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Cybersecurity News, Advice and Opinion

The naked truth about weak passwords? They leave you exposed!

Posted by My1Login on Sep 1, 2014 3:53:00 PM

Tinseltown has been hacked: nude or explicit photos of around 100 celebrities have been illegally accessed and posted on the 4Chan anonymous image-sharing platform.

The celebrities include Jennifer Lawrence, Kim Kardashian, Kirsten Dunst as well as Brits Kelly Brook, Michelle Keegan, and Cat Deeley.

How did it happen?

 

A suitably attired Jennifer Lawrence at the 68th Annual Golden Globes. ©iStock.com/Jennifer Lawrence A suitably attired Jennifer Lawrence at the 68th Annual Golden Globes. ©iStock.com/Jennifer Lawrence
Jennifer Lawrence is - so far - leading the understandably outraged reaction, saying that she intends to take legal action for invasion of privacy. Whilst Ms Lawrence has confirmed that the photos are genuine, some celebs are dismissing them as fake and/or over two years old. There’s no saying, then, exactly when the first hack took place.

The perpetrator has not confirmed exactly how he or she accessed the photos, but possible hacking routes are phishing, irresponsible sharing of password details, or using the same password on multiple website accounts. Of course, a natural consequence of one celebrity email account being hacked is that it opens up the possibility of hacking further into their network - of friends, that is.

It is emerging, though, that the most likely route was by cracking weak personal passwords on Apple’s iCloud and accessing the celebs’ storage areas. Certainly no one has suggested that iCloud itself has a security flaw, but they have recently issued a patch for a piece of programming code which could help crack user accounts by using the 500 most common passwords approved by Apple’s rules. The script allowed anyone using it to repeatedly guess passwords on Apple’s ‘Find my iPhone’ service without locking them out or issuing an alert. Once in, the hacker would have access to the iCloud storage areas - and any photos there.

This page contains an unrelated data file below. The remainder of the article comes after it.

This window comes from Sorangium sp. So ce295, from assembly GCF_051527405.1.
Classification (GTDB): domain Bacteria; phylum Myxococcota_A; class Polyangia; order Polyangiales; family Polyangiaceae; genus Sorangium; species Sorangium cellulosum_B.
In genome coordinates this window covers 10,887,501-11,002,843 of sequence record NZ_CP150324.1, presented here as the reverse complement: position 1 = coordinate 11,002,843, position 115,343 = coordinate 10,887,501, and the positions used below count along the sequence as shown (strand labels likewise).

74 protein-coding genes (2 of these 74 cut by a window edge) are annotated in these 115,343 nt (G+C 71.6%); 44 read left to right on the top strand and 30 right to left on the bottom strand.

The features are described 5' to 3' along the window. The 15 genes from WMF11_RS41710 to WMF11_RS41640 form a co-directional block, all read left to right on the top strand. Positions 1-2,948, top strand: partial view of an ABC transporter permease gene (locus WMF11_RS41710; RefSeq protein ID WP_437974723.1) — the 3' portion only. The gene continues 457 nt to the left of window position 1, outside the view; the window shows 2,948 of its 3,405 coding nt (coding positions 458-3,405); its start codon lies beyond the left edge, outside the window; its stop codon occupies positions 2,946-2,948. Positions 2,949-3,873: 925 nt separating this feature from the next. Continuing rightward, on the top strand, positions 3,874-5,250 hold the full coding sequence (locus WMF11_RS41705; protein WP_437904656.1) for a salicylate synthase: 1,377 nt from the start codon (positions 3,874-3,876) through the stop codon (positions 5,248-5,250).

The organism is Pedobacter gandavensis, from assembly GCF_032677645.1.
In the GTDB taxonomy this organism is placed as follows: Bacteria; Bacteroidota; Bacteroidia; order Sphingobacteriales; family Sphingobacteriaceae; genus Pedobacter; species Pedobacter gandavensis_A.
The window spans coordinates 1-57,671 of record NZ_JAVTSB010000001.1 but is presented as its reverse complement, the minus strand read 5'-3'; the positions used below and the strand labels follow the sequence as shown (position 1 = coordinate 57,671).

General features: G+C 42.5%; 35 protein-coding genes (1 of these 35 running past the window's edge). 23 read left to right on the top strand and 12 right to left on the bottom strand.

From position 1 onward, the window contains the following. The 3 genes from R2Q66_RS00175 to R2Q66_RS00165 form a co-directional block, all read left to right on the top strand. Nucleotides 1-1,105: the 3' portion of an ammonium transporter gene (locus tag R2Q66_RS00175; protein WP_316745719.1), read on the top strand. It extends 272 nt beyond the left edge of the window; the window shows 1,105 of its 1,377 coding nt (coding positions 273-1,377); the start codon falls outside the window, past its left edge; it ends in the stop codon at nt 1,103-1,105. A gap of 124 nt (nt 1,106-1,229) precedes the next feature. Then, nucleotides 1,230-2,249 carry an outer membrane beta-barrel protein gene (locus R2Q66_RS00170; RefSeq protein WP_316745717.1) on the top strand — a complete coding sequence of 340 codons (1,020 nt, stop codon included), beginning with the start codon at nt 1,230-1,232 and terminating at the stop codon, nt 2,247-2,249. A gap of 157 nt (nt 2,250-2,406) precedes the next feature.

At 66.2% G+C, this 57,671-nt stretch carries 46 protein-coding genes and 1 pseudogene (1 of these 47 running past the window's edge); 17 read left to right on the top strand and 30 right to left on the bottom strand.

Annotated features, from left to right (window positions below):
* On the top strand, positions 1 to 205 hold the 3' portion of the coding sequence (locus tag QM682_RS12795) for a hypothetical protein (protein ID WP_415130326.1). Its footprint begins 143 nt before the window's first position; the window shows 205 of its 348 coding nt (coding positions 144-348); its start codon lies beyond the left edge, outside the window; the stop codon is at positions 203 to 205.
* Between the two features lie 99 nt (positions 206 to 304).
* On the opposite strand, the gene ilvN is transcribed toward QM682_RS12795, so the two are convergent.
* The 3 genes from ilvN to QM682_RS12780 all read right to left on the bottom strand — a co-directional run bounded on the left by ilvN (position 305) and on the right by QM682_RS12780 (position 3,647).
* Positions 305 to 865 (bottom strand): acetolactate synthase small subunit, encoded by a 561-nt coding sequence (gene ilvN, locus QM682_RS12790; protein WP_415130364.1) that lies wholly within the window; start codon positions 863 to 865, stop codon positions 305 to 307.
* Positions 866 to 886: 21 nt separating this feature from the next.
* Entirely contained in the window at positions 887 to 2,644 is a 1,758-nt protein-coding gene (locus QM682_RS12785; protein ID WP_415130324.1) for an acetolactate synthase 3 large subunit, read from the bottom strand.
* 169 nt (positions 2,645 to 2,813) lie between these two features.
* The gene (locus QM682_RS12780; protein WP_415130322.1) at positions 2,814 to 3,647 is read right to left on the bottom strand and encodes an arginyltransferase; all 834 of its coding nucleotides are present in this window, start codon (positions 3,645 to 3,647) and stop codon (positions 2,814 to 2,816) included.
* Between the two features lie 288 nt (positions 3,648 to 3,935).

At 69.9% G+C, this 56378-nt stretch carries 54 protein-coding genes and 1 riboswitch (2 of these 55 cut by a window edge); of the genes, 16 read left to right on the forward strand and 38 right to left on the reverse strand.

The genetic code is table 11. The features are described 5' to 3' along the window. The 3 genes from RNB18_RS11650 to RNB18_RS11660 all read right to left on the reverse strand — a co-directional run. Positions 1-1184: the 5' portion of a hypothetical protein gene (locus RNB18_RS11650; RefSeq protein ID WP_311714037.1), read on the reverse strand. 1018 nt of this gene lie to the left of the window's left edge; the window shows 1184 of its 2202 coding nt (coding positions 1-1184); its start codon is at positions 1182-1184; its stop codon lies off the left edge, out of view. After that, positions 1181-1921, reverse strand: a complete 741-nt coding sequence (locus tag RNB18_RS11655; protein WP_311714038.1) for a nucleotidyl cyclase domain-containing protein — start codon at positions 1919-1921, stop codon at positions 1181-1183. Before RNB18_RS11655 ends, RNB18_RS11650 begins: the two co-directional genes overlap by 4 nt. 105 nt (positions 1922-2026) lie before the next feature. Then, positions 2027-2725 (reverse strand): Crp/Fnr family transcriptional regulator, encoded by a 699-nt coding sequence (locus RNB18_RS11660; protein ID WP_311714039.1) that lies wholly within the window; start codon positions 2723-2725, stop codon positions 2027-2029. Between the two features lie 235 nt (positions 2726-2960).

Although Apple has said they are aware of the photo hacking scandal, they have not issued any statement other than that they will comment in due course. If nothing else, they are likely to offer advice on how to avoid a personal iCloud security breach.

How to avoid the naked truth

Heading the list of weak links in the security chain is the users themselves: passwords are invariably inadequate when it comes to ensuring privacy from a determined hacker. Passwords can be made stronger by including numbers, upper and lower case letters, and special characters but, if you do nothing else, you should make your passwords longer – long passwords or phrases are hard to crack. ‘D0ntGetCaughtWithY@urPantsD()wn!’ would take over 200 million years to crack – yes, you read it right. No one would be interested in your photos by then. Surely?

Get to know how remote storage systems like iCloud work: many don’t realise that it syncs recorded media from all devices as soon as a WiFi link is established, or any time the device is recharged or rebooted. This means that deleting a photo on one device isn’t enough if you want no record of it; it has to be deleted from the cloud as well. (One very simple solution is to turn off iCloud backups under the iPhone’s Settings, but the downside is that you lose the option to recover records after a device failure.)

Use the security feature on iCloud that is not widely known about: two-factor authentication. In addition to the usual username and password, a one-time password is sent to the device itself and must be entered before access is granted. It’s not a default setting, though, and must be manually enabled.

So, if you don’t want to become a celebrity yourself – even if it’s only down at the local pub – use a strong password, invoke two-factor authentication and - safest of all - avoid the urge to take nude or risqué selfies. However, if the Devil does make you do it, stick to bathing suits not birthday suits…

Topics: Articles




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